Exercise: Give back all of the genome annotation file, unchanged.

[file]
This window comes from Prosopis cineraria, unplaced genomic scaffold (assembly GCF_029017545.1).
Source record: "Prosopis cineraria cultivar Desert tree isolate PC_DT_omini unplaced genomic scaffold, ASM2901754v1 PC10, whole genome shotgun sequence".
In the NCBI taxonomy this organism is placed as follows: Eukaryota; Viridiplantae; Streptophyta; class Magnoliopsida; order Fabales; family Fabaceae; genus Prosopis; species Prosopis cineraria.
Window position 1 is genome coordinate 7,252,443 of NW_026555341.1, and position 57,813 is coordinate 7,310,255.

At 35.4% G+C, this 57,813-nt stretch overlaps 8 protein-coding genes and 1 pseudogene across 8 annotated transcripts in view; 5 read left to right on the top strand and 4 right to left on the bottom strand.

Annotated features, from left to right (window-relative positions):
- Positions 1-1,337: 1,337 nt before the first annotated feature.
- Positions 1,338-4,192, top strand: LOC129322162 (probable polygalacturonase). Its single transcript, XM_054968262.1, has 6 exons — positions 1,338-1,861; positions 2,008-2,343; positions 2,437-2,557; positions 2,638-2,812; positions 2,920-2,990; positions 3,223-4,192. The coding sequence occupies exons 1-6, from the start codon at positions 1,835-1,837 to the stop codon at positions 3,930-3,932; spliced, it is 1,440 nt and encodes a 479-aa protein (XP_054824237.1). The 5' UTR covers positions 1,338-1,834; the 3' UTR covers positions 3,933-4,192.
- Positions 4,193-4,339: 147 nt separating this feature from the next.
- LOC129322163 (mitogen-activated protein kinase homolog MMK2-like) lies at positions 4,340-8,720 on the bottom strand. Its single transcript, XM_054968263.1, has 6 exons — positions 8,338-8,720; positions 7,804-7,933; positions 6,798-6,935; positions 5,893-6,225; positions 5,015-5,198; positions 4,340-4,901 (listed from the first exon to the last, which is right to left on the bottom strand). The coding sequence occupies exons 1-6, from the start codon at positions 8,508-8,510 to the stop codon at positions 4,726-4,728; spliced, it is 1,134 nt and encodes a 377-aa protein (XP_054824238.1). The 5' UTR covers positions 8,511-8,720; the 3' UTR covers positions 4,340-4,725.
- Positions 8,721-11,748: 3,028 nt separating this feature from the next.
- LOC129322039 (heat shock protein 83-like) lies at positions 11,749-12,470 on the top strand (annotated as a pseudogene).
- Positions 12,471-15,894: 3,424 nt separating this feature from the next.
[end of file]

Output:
This window comes from Prosopis cineraria, unplaced genomic scaffold (assembly GCF_029017545.1).
Source record: "Prosopis cineraria cultivar Desert tree isolate PC_DT_omini unplaced genomic scaffold, ASM2901754v1 PC10, whole genome shotgun sequence".
In the NCBI taxonomy this organism is placed as follows: Eukaryota; Viridiplantae; Streptophyta; class Magnoliopsida; order Fabales; family Fabaceae; genus Prosopis; species Prosopis cineraria.
Window position 1 is genome coordinate 7,252,443 of NW_026555341.1, and position 57,813 is coordinate 7,310,255.

At 35.4% G+C, this 57,813-nt stretch overlaps 8 protein-coding genes and 1 pseudogene across 8 annotated transcripts in view; 5 read left to right on the top strand and 4 right to left on the bottom strand.

Annotated features, from left to right (window-relative positions):
- Positions 1-1,337: 1,337 nt before the first annotated feature.
- Positions 1,338-4,192, top strand: LOC129322162 (probable polygalacturonase). Its single transcript, XM_054968262.1, has 6 exons — positions 1,338-1,861; positions 2,008-2,343; positions 2,437-2,557; positions 2,638-2,812; positions 2,920-2,990; positions 3,223-4,192. The coding sequence occupies exons 1-6, from the start codon at positions 1,835-1,837 to the stop codon at positions 3,930-3,932; spliced, it is 1,440 nt and encodes a 479-aa protein (XP_054824237.1). The 5' UTR covers positions 1,338-1,834; the 3' UTR covers positions 3,933-4,192.
- Positions 4,193-4,339: 147 nt separating this feature from the next.
- LOC129322163 (mitogen-activated protein kinase homolog MMK2-like) lies at positions 4,340-8,720 on the bottom strand. Its single transcript, XM_054968263.1, has 6 exons — positions 8,338-8,720; positions 7,804-7,933; positions 6,798-6,935; positions 5,893-6,225; positions 5,015-5,198; positions 4,340-4,901 (listed from the first exon to the last, which is right to left on the bottom strand). The coding sequence occupies exons 1-6, from the start codon at positions 8,508-8,510 to the stop codon at positions 4,726-4,728; spliced, it is 1,134 nt and encodes a 377-aa protein (XP_054824238.1). The 5' UTR covers positions 8,511-8,720; the 3' UTR covers positions 4,340-4,725.
- Positions 8,721-11,748: 3,028 nt separating this feature from the next.
- LOC129322039 (heat shock protein 83-like) lies at positions 11,749-12,470 on the top strand (annotated as a pseudogene).
- Positions 12,471-15,894: 3,424 nt separating this feature from the next.